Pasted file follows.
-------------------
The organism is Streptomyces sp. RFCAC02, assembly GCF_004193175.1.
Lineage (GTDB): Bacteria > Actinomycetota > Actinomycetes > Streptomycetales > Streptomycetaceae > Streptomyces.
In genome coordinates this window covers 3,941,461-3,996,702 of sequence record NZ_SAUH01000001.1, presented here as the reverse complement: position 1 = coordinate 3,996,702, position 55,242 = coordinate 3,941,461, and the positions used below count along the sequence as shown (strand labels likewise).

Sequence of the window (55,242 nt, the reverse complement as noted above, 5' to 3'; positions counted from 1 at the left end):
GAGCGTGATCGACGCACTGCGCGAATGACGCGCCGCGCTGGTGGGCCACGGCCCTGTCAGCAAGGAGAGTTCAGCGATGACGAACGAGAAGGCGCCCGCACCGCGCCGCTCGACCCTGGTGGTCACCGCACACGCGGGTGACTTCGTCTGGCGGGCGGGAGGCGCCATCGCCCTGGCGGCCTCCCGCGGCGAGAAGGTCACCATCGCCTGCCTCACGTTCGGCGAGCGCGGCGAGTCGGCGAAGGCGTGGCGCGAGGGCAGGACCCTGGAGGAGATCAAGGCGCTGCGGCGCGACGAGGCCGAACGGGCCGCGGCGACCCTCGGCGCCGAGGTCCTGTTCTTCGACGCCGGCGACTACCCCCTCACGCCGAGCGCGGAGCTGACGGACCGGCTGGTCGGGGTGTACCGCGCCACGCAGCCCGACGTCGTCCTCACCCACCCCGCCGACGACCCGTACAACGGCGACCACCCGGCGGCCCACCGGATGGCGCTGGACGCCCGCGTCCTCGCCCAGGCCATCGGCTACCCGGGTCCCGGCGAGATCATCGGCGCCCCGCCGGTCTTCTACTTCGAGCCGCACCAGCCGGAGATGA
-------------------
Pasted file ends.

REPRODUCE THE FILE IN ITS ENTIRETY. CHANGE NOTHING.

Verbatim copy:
The organism is Streptomyces sp. RFCAC02, assembly GCF_004193175.1.
Lineage (GTDB): Bacteria > Actinomycetota > Actinomycetes > Streptomycetales > Streptomycetaceae > Streptomyces.
In genome coordinates this window covers 3,941,461-3,996,702 of sequence record NZ_SAUH01000001.1, presented here as the reverse complement: position 1 = coordinate 3,996,702, position 55,242 = coordinate 3,941,461, and the positions used below count along the sequence as shown (strand labels likewise).

Sequence of the window (55,242 nt, the reverse complement as noted above, 5' to 3'; positions counted from 1 at the left end):
GAGCGTGATCGACGCACTGCGCGAATGACGCGCCGCGCTGGTGGGCCACGGCCCTGTCAGCAAGGAGAGTTCAGCGATGACGAACGAGAAGGCGCCCGCACCGCGCCGCTCGACCCTGGTGGTCACCGCACACGCGGGTGACTTCGTCTGGCGGGCGGGAGGCGCCATCGCCCTGGCGGCCTCCCGCGGCGAGAAGGTCACCATCGCCTGCCTCACGTTCGGCGAGCGCGGCGAGTCGGCGAAGGCGTGGCGCGAGGGCAGGACCCTGGAGGAGATCAAGGCGCTGCGGCGCGACGAGGCCGAACGGGCCGCGGCGACCCTCGGCGCCGAGGTCCTGTTCTTCGACGCCGGCGACTACCCCCTCACGCCGAGCGCGGAGCTGACGGACCGGCTGGTCGGGGTGTACCGCGCCACGCAGCCCGACGTCGTCCTCACCCACCCCGCCGACGACCCGTACAACGGCGACCACCCGGCGGCCCACCGGATGGCGCTGGACGCCCGCGTCCTCGCCCAGGCCATCGGCTACCCGGGTCCCGGCGAGATCATCGGCGCCCCGCCGGTCTTCTACTTCGAGCCGCACCAGCCGGAGATGA